Anett Fritsch: Mozart Arias

Author: 
Mark Pullinger
C903 161A. Anett Fritsch: Mozart AriasAnett Fritsch: Mozart Arias

Anett Fritsch: Mozart Arias

  • (Le) nozze di Figaro, '(The) Marriage of Figaro', Overture
  • (Le) nozze di Figaro, '(The) Marriage of Figaro', Non so più cosa son
  • (Le) nozze di Figaro, '(The) Marriage of Figaro', Voi che sapete
  • (Le) nozze di Figaro, '(The) Marriage of Figaro', Porgi, amor
  • (Le) nozze di Figaro, '(The) Marriage of Figaro', ~, Giunse alfin il momento
  • (Le) nozze di Figaro, '(The) Marriage of Figaro', ~, Deh vieni non tardar
  • Don Giovanni, Ah, fuggi il traditor
  • Don Giovanni, Batti, batti
  • Don Giovanni, Mi tradi quell'alma ingrata
  • Così fan tutte, ~, Ei parte...senti
  • Così fan tutte, ~, Per pietà, ben mio
  • Così fan tutte, ~, Una donna a quindici anni
  • Così fan tutte, ~, Temerari! Sortite fuori di questo loco!
  • Così fan tutte, ~, Come scoglio
  • Bella mia fiamma ... Resta, o cara
  • Misera! dove son...Ah! non son io

Anett Fritsch’s Mozart is a sheer delight. This is no bland essay of the usual suspects painted in anonymous colours but a vivid portrait gallery of characters that Fritsch has actually played on stage. She presents multiple characters from the three da Ponte operas and they’re all beautifully variegated, all coming across as living, breathing individuals. Fritsch’s is a light soprano – not unlike Maria Bengtsson’s, whose Mozart disc I reviewed last month – but she does so much more with the text and characterisation.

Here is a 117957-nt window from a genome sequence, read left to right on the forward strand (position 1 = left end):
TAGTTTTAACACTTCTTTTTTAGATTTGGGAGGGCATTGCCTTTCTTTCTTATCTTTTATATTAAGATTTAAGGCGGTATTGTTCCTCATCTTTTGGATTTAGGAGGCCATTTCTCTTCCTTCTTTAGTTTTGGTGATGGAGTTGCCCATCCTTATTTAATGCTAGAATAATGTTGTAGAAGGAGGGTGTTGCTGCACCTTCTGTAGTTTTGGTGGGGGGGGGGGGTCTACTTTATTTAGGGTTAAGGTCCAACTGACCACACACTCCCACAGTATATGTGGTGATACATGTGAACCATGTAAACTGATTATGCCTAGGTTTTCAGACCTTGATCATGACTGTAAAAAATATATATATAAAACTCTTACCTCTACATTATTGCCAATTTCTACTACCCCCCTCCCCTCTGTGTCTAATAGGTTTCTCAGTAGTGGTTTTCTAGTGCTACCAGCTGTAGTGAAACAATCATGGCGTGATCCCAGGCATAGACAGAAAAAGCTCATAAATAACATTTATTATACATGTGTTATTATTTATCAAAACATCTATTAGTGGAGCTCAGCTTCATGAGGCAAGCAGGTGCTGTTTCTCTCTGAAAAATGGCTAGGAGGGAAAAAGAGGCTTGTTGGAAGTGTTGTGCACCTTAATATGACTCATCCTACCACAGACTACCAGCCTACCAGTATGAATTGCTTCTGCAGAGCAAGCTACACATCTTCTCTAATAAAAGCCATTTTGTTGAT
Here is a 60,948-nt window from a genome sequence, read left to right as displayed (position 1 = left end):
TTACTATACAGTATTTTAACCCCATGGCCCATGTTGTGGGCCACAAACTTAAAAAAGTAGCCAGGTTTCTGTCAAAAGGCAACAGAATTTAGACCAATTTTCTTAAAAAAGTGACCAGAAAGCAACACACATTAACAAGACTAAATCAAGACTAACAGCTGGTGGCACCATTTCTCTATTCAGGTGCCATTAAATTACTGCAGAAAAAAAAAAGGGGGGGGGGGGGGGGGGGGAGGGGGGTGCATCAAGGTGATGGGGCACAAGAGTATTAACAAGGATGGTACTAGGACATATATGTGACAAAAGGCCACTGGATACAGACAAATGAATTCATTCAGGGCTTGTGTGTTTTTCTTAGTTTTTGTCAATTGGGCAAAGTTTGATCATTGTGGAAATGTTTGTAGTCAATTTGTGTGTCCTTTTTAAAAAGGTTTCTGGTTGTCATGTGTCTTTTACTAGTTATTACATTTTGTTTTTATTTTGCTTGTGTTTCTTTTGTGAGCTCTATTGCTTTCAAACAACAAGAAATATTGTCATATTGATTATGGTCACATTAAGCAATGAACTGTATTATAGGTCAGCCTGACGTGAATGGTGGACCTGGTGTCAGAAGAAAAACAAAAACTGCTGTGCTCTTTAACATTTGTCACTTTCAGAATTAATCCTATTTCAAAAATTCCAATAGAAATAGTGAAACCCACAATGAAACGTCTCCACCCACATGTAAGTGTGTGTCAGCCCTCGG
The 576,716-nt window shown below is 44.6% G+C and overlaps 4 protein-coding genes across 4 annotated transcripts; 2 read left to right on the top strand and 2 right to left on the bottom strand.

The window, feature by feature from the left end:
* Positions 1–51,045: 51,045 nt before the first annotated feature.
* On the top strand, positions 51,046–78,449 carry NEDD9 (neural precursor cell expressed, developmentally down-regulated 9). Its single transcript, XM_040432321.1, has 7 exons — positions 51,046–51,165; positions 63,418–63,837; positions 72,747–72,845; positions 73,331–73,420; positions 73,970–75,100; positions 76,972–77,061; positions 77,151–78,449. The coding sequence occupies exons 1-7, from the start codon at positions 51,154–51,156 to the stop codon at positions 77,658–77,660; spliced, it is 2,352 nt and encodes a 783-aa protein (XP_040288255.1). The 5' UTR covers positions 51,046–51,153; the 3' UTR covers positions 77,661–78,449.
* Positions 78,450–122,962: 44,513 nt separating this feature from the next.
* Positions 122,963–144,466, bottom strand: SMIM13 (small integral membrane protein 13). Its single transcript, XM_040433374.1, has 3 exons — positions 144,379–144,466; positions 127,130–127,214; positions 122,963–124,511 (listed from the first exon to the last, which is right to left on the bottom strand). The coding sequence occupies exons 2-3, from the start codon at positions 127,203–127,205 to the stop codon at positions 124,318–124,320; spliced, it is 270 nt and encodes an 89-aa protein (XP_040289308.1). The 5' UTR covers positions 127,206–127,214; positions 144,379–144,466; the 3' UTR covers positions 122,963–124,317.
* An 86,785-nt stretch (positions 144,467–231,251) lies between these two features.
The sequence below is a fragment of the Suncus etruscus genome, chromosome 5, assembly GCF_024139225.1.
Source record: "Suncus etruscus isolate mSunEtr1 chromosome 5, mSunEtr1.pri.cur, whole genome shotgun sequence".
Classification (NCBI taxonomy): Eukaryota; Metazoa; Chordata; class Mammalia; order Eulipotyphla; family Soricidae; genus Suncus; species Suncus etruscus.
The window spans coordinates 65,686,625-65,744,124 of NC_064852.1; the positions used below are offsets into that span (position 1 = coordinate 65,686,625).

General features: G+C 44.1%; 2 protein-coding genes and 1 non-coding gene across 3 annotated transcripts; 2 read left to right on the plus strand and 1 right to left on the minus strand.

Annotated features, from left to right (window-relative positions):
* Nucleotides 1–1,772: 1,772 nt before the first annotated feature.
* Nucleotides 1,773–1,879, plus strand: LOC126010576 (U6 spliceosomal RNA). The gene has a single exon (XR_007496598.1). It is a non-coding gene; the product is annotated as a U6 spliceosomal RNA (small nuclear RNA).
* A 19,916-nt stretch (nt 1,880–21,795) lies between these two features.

Her Cherubino is breathless with hormonal excitement (‘Voi che sapete’ wonderfully ornamented in the repeat), her Countess aches with pain. Fritsch does marvels with the text, clearly understanding every word. Her Susanna is coquettish, with rolled Rs in ‘dolce susurro’ making my heart skip a beat.

Donna Elvira is tormented and slightly unhinged, allowing touches of bluster into her coloratura, whereas Zerlina is all sweetness and innocence, demonstrating plenty of agility in the closing phrases of ‘Batti, batti’, which is taken at a sprightly pace. High notes are coloured imaginatively. Fiordiligi’s ‘Per pietà’ is earnest, verging on desperate, while there’s a stoic, impassioned quality to ‘Come scoglio’. Even Despina – who I usually find an irritant – is irresistible here, a saucy minx determined to liberate Così’s sisters. Fritsch follows this up with two superb concert arias. Perhaps I’m being greedy, but I’d have loved a souvenir of her Pamina too.

From the very first bars of the Overture to The Marriage of Figaro, with punchy ‘historically informed’ woodwinds and bristling strings, the playing of the Munich Radio Orchestra under Alessandro De Marchi instantly makes you sit up and listen. A jewel of a disc.

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